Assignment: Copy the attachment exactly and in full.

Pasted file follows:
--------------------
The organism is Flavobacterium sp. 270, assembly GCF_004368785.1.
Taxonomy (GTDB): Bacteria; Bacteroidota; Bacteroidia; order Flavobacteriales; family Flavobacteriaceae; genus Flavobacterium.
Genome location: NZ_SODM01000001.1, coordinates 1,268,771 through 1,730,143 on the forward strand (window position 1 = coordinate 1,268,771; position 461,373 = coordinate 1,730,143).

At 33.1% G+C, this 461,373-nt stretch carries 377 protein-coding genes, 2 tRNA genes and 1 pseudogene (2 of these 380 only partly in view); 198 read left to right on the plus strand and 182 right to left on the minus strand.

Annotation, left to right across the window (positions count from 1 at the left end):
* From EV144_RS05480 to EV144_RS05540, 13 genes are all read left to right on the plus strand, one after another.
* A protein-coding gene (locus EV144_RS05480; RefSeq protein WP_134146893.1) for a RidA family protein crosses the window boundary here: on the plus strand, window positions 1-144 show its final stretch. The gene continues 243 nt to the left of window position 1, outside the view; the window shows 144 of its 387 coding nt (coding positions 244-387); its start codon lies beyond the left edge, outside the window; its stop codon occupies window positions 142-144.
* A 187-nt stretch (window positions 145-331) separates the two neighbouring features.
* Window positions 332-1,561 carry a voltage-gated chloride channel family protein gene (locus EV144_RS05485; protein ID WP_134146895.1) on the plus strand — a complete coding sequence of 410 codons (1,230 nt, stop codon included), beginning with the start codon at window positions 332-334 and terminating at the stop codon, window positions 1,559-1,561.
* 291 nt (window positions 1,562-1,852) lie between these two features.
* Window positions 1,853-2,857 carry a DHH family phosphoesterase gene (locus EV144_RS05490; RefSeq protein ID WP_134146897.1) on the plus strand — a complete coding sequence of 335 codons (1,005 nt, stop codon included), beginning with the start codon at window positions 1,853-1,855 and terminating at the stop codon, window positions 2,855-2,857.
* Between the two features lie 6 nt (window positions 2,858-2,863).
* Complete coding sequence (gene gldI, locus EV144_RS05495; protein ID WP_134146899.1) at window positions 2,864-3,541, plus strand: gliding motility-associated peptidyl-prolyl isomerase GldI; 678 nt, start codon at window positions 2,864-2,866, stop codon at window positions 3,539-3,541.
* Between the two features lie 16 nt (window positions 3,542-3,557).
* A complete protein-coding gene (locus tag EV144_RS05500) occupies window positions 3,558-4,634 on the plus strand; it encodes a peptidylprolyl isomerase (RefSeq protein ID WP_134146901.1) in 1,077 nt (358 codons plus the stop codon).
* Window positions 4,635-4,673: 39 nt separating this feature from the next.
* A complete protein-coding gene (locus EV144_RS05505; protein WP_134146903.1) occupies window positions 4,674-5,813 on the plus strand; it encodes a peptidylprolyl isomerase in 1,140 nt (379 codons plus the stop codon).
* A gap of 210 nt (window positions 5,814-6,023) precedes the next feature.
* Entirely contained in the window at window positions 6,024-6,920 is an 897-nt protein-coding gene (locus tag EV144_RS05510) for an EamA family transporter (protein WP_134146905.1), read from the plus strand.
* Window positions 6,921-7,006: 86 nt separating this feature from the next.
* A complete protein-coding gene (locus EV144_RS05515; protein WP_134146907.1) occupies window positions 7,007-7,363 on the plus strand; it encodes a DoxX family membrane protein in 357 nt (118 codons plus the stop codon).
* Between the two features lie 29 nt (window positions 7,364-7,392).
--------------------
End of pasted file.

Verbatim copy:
The organism is Flavobacterium sp. 270, assembly GCF_004368785.1.
Taxonomy (GTDB): Bacteria; Bacteroidota; Bacteroidia; order Flavobacteriales; family Flavobacteriaceae; genus Flavobacterium.
Genome location: NZ_SODM01000001.1, coordinates 1,268,771 through 1,730,143 on the forward strand (window position 1 = coordinate 1,268,771; position 461,373 = coordinate 1,730,143).

At 33.1% G+C, this 461,373-nt stretch carries 377 protein-coding genes, 2 tRNA genes and 1 pseudogene (2 of these 380 only partly in view); 198 read left to right on the plus strand and 182 right to left on the minus strand.

Annotation, left to right across the window (positions count from 1 at the left end):
* From EV144_RS05480 to EV144_RS05540, 13 genes are all read left to right on the plus strand, one after another.
* A protein-coding gene (locus EV144_RS05480; RefSeq protein WP_134146893.1) for a RidA family protein crosses the window boundary here: on the plus strand, window positions 1-144 show its final stretch. The gene continues 243 nt to the left of window position 1, outside the view; the window shows 144 of its 387 coding nt (coding positions 244-387); its start codon lies beyond the left edge, outside the window; its stop codon occupies window positions 142-144.
* A 187-nt stretch (window positions 145-331) separates the two neighbouring features.
* Window positions 332-1,561 carry a voltage-gated chloride channel family protein gene (locus EV144_RS05485; protein ID WP_134146895.1) on the plus strand — a complete coding sequence of 410 codons (1,230 nt, stop codon included), beginning with the start codon at window positions 332-334 and terminating at the stop codon, window positions 1,559-1,561.
* 291 nt (window positions 1,562-1,852) lie between these two features.
* Window positions 1,853-2,857 carry a DHH family phosphoesterase gene (locus EV144_RS05490; RefSeq protein ID WP_134146897.1) on the plus strand — a complete coding sequence of 335 codons (1,005 nt, stop codon included), beginning with the start codon at window positions 1,853-1,855 and terminating at the stop codon, window positions 2,855-2,857.
* Between the two features lie 6 nt (window positions 2,858-2,863).
* Complete coding sequence (gene gldI, locus EV144_RS05495; protein ID WP_134146899.1) at window positions 2,864-3,541, plus strand: gliding motility-associated peptidyl-prolyl isomerase GldI; 678 nt, start codon at window positions 2,864-2,866, stop codon at window positions 3,539-3,541.
* Between the two features lie 16 nt (window positions 3,542-3,557).
* A complete protein-coding gene (locus tag EV144_RS05500) occupies window positions 3,558-4,634 on the plus strand; it encodes a peptidylprolyl isomerase (RefSeq protein ID WP_134146901.1) in 1,077 nt (358 codons plus the stop codon).
* Window positions 4,635-4,673: 39 nt separating this feature from the next.
* A complete protein-coding gene (locus EV144_RS05505; protein WP_134146903.1) occupies window positions 4,674-5,813 on the plus strand; it encodes a peptidylprolyl isomerase in 1,140 nt (379 codons plus the stop codon).
* A gap of 210 nt (window positions 5,814-6,023) precedes the next feature.
* Entirely contained in the window at window positions 6,024-6,920 is an 897-nt protein-coding gene (locus tag EV144_RS05510) for an EamA family transporter (protein WP_134146905.1), read from the plus strand.
* Window positions 6,921-7,006: 86 nt separating this feature from the next.
* A complete protein-coding gene (locus EV144_RS05515; protein WP_134146907.1) occupies window positions 7,007-7,363 on the plus strand; it encodes a DoxX family membrane protein in 357 nt (118 codons plus the stop codon).
* Between the two features lie 29 nt (window positions 7,364-7,392).